If my husband contains a dominant trait such as a broad nose, is there any possibility that my child will not have a broad nose?
-A curious adult from Alabama
October 18, 2012
There are lots of ways that a child can end up not having a parent’s dominant trait. It can happen even when both parents have that same dominant trait!
For example, two brown-eyed parents can have a child with green or blue eyes. And parents with cleft chins can have a child without one. This is possible even though brown eyes and cleft chins are dominant traits.
Now having said this, I need to point out that we don’t know exactly which genes are at play for nose shape. It is almost certainly controlled by more than one gene. This usually means there isn’t any simple dominant trait which means all bets are off for your kids’ nose shapes. A wide range from broad to narrow are probably possible. (Click here and/or here for more information on these sorts of traits.)
But for the moment, let’s say that a broad nose is dominant and a single gene controls nose shape. In this case, a broad-nosed dad might have a narrow-nosed child if dad is a ‘carrier’ for a narrow nose.
To understand how this all works, we first need to step back and talk a bit about how genes get passed down. And about what it means to be dominant.
One Copy From Mom, One Copy From Dad
Like everyone else, you got one copy of most every* one of your genes from your mom and one from your dad. This means you have two copies of most of your genes.
Not all copies of a gene are the same. In other words, genes can come in different versions (or alleles as scientists like to call them). It is these different versions that cause differences in traits.
So if nose shape were due to a single gene, there might be a broad version and a narrow one. Now it is obvious what happens if you have two copies of the broad version…you have a broad nose. And the same thing with two copies of the narrow version, you end up with a narrow nose.
But what if you have one of each? That is where it matters if one version is dominant. If a broad nose is dominant, you will have a broad nose.
People who have both versions of a gene but show only the dominant trait are called carriers. It is these carriers that can have kids that lack the dominant trait. Let’s see how.
From Broad Comes Narrow
Imagine that your broad-nosed husband carries the narrow nose version of the gene. Let’s also imagine that broad- and narrow- are the only two versions of the nose shape gene. Since you don’t have a broad nose, you must have two narrow nose copies.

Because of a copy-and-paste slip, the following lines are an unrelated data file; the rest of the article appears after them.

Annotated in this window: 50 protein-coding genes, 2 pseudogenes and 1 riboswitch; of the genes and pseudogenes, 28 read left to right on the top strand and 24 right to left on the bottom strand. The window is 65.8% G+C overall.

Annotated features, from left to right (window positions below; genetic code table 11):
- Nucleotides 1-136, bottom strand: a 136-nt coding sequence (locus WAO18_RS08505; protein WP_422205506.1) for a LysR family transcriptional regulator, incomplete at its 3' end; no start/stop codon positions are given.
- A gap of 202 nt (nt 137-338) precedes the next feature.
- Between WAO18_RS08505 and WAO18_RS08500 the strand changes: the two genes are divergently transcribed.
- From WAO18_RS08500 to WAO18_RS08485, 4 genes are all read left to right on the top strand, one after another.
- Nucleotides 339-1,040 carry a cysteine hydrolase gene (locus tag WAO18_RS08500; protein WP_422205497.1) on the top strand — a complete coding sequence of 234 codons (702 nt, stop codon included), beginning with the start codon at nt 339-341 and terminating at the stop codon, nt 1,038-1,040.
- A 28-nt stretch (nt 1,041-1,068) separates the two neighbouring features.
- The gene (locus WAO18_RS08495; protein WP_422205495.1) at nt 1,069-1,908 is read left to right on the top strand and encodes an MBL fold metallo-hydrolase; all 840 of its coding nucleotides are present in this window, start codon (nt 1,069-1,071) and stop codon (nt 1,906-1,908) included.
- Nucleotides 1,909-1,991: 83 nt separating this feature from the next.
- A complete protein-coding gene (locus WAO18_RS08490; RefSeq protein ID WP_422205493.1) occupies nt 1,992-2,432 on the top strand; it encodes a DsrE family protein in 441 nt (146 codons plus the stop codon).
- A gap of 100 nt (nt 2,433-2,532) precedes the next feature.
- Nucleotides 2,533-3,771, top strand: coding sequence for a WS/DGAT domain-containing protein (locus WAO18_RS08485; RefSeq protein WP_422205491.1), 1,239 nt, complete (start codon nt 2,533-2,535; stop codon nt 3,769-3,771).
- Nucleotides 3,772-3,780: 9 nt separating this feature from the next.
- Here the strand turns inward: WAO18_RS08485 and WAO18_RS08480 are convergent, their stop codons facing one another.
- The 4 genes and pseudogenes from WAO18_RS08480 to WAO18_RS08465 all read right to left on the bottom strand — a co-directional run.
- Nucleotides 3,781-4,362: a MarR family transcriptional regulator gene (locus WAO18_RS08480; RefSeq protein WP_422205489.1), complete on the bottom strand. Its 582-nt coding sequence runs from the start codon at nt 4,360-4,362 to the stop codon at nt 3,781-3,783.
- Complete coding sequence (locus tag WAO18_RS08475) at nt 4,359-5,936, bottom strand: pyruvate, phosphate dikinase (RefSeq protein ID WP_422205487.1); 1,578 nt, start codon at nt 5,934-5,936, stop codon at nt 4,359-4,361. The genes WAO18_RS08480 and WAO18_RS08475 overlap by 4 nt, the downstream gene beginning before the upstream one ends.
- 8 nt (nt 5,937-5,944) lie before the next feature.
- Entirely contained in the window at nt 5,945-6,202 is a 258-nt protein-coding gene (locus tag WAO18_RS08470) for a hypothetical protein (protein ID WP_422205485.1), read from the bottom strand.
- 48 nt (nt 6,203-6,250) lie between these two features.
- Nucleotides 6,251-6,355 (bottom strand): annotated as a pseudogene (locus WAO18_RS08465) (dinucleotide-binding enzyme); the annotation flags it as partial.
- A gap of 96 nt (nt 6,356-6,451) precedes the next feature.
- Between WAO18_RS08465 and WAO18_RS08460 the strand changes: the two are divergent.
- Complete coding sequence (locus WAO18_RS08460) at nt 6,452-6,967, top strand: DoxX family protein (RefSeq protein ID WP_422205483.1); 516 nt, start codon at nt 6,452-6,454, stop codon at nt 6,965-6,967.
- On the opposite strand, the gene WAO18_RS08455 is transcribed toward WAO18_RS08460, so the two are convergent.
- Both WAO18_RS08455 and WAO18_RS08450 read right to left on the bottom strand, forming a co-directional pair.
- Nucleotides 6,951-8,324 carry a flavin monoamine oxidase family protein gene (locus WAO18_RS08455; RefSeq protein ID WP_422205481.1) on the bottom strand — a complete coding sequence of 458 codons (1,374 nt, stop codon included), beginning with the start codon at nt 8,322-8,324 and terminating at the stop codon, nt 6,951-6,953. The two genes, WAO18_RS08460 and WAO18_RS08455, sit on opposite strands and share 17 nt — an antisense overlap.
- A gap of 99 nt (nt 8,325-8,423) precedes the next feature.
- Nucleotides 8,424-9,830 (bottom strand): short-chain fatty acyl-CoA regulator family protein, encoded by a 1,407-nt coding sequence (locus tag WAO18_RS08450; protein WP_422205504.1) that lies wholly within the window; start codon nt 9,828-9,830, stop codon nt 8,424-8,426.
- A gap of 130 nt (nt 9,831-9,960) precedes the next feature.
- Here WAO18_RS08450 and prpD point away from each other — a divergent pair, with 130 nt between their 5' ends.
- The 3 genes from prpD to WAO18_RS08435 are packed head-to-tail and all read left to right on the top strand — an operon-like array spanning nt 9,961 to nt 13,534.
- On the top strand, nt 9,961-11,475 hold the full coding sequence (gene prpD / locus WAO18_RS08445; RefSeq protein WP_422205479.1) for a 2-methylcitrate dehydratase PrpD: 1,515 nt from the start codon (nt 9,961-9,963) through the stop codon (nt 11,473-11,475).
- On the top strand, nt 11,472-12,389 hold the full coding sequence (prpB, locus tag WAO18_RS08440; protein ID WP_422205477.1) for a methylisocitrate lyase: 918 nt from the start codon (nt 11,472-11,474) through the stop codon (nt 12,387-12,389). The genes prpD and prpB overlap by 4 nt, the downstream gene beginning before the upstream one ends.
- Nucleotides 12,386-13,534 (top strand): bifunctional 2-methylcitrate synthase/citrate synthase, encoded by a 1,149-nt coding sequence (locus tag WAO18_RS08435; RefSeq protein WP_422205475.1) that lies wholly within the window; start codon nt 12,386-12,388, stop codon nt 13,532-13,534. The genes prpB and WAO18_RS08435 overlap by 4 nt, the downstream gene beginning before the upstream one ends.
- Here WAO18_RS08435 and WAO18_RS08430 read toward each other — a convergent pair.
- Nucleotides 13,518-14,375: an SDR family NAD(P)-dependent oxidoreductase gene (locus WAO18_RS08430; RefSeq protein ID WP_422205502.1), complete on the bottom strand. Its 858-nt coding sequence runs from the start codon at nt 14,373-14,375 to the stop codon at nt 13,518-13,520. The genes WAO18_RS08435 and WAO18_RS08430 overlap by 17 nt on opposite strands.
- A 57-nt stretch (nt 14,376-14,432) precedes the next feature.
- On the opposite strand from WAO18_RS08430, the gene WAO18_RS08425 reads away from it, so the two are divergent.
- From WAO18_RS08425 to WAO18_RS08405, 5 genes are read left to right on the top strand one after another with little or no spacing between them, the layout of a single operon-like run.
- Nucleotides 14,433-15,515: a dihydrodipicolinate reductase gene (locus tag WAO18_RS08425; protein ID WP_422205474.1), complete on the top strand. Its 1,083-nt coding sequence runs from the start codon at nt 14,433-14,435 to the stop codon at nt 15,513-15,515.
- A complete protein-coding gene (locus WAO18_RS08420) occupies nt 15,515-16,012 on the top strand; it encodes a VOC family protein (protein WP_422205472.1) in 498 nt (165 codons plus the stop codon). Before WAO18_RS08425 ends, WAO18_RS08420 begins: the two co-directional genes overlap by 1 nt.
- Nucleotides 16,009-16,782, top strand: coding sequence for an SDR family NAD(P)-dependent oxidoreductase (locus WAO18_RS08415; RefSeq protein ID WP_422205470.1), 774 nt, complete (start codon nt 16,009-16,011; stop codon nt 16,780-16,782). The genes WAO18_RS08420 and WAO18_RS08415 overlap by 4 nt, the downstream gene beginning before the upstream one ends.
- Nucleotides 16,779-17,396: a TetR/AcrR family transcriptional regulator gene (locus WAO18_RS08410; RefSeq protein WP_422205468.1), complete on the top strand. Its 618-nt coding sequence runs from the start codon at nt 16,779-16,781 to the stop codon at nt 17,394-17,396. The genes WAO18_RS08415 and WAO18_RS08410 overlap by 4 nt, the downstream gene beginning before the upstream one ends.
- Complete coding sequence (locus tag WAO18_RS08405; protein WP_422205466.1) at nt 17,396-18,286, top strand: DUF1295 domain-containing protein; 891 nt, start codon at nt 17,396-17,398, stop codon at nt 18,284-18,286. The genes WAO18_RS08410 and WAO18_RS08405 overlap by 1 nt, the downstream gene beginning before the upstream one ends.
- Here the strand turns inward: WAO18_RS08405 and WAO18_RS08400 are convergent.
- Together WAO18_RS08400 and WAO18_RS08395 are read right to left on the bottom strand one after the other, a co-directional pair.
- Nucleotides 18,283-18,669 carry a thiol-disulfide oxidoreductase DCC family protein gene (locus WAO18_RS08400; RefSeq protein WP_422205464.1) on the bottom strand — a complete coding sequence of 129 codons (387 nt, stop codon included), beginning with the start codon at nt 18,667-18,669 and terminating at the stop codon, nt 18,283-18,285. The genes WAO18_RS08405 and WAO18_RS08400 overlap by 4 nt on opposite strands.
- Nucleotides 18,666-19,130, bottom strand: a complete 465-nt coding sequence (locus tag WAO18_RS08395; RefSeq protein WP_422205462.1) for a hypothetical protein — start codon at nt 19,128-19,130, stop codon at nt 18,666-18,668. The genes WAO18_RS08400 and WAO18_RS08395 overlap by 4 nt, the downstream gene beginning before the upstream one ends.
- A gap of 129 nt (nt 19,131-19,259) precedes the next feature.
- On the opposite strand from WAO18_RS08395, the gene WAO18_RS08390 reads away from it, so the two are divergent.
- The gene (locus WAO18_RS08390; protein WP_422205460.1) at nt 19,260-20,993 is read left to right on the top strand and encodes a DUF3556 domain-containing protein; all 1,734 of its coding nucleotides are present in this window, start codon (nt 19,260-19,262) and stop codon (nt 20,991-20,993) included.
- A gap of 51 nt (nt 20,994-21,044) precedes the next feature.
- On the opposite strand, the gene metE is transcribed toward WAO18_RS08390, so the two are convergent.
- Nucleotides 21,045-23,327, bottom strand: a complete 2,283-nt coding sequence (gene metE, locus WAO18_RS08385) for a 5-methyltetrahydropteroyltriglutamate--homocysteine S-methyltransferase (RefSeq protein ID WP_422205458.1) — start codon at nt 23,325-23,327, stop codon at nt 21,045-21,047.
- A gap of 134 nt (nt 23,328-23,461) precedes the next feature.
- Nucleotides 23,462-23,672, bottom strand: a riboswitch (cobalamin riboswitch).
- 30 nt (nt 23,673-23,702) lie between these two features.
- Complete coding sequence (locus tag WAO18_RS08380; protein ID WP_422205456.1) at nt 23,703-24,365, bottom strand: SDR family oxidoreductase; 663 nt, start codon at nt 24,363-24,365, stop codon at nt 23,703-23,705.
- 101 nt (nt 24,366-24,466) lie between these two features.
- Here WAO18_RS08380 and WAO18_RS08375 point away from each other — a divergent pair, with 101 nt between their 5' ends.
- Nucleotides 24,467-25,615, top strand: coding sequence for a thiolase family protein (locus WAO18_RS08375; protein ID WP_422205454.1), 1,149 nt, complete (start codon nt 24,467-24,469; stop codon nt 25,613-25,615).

Now to get right at your question, what will your kids’ noses look like? Remember, everyone gets one copy of most every gene from mom and one from dad. Also, each parent has two copies of most every gene that they can pass on to their kid.
An important point here is that the copy that gets passed from a parent to a kid is passed on at random. That is, about half of a carrier’s kids should get the broad nose copy and about half should get the narrow nose copy by chance.
Now, let’s get back to thinking about what versions of the gene you and your husband have to pass on. You might already be able to see what will determine your kid’s nose shape. The picture at the right should help make it clear as well.
As you can see, you and your husband have two possible children (at least with regard to nose shape!). The two of you could have a child with a broad nose or one with a narrow nose.
Looking at the picture you can see that you passed a narrow version (n) to both your kids. This isn’t surprising since this is all you had to give!
But your husband has two different versions to pass on. He gave your daughter his dominant broad nose version (N) and she now has a broad nose like him. Your son on the other hand got your husband’s narrow nose copy (n) and now has a narrow nose like you!
Now just because he is a carrier, that doesn’t mean he has to have one child with a broad nose and one with a narrow nose. The two of you could have had two broad-nosed or two narrow-nosed kids.
This is because the particular version that gets passed down is chosen at random. So each child has a 50% chance for having a broad nose and a 50% chance for a narrow nose. (Click here for a more detailed explanation of this point.)
As I mentioned before, what determines nose shape is actually likely to be a bit more complicated than this. Multiple genes are likely involved which means a wide range of nose shapes are probably possible. But, generally, this is how you can think about how it is possible for an individual with any dominant trait to have kids that don’t have the trait.
* A notable exception to this occurs with the so-called X and Y sex chromosomes. For more information on these chromosomes, click here.
By Dan Van de Mark, Stanford University